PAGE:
Health officers find potentially dangerous bacteria in hot water samples
Health officers have uncovered the presence of potentially dangerous bacteria in hot water samples taken from a junction exchange station in České Budějovice. The bacteria, Legionella pneumophila, can reportedly cause pneumonia. The station provides water to local buildings on Plzeň Street. The head of the regional hygiene office overseeing South Bohemia said the threat was not high but advised residents using hot water to let water run-off for several dozen seconds after turning on the tap. České Budějovice’s heating plant has received the results of the hygiene officers’ analysis and has been told to eliminate the problem quickly.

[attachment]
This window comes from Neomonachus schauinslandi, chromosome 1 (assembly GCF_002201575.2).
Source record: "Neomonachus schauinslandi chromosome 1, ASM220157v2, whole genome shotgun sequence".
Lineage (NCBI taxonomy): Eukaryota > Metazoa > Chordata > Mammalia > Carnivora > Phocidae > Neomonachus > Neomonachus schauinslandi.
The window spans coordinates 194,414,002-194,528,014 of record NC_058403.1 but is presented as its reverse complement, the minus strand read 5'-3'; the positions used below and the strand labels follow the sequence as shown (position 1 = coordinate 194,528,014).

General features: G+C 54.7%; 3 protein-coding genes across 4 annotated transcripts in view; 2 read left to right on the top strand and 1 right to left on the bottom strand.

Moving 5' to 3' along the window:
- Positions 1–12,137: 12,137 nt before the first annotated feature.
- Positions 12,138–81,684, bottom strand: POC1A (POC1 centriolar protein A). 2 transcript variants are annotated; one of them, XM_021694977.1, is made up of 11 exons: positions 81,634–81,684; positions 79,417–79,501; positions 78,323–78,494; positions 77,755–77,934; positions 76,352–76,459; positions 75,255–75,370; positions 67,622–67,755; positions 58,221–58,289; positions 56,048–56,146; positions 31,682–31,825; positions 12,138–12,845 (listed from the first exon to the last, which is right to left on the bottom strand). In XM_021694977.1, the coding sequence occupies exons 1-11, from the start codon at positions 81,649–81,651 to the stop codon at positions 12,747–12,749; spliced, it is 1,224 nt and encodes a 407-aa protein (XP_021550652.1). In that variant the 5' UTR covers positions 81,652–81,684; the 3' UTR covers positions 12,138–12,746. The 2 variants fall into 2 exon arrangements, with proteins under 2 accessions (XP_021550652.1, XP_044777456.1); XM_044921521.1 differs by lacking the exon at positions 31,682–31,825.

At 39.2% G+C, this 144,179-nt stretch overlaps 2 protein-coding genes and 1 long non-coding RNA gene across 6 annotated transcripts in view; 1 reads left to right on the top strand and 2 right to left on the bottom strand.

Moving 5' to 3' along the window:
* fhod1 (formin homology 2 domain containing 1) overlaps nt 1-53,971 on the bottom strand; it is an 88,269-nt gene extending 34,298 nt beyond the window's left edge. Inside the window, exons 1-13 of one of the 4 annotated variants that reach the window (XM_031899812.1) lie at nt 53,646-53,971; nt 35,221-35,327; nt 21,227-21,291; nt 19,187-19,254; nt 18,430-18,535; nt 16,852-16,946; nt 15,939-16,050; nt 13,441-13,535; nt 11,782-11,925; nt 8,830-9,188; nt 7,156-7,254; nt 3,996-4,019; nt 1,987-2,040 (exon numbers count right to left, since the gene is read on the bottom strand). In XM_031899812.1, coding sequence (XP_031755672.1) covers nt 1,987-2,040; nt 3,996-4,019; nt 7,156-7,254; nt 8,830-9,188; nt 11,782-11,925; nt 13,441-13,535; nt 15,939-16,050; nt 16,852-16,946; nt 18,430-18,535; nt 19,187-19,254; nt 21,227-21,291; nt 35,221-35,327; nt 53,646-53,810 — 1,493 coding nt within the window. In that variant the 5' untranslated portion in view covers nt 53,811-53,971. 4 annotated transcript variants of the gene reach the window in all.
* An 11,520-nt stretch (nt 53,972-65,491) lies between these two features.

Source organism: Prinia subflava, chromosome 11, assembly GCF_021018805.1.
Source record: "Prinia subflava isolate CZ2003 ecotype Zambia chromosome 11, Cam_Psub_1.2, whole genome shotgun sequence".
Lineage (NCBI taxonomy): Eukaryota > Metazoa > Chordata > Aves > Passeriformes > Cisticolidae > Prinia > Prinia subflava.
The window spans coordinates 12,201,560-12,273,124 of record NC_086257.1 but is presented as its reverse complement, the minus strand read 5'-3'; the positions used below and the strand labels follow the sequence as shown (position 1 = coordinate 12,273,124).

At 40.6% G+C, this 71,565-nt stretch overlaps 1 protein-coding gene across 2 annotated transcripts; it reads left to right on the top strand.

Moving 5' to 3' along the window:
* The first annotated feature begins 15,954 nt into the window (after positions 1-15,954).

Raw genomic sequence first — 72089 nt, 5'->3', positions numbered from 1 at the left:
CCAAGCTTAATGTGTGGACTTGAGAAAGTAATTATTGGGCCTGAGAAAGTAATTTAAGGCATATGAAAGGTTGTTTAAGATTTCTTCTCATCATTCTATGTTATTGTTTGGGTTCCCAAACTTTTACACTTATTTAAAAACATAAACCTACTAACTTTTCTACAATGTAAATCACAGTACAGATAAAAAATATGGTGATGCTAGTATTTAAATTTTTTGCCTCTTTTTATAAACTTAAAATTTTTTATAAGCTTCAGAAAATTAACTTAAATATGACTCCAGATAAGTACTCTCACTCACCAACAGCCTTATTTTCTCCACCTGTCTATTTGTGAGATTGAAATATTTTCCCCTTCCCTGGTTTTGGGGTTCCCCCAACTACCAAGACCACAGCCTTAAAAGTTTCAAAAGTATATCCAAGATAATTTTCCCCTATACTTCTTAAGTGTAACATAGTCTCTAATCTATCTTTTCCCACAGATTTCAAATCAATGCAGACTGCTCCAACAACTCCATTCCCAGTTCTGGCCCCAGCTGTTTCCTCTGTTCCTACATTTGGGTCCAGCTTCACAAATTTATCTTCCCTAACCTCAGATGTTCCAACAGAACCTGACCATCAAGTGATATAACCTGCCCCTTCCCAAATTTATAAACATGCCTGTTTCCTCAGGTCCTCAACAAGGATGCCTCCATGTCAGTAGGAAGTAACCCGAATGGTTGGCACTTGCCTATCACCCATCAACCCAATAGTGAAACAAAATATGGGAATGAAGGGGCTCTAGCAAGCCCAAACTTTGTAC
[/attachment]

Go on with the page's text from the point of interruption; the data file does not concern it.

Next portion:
D1 highway sees several kilometre-long traffic jam outside of Prague
Traffic has slowed considerably on the D1 highway in both directions from Prague –Brno after a driver of a truck lost control of his vehicle in the afternoon and crashed through the safety fence before driving partly into the oncoming lane. The accident took place at the 27 kilometre mark. The traffic jam is was several kilometres long, idnes reported at around four p.m. Traffic has been routed into one lane in the area on both sides, slowing departure to and from the capital.
Football: Czechs face Russia at EURO 2012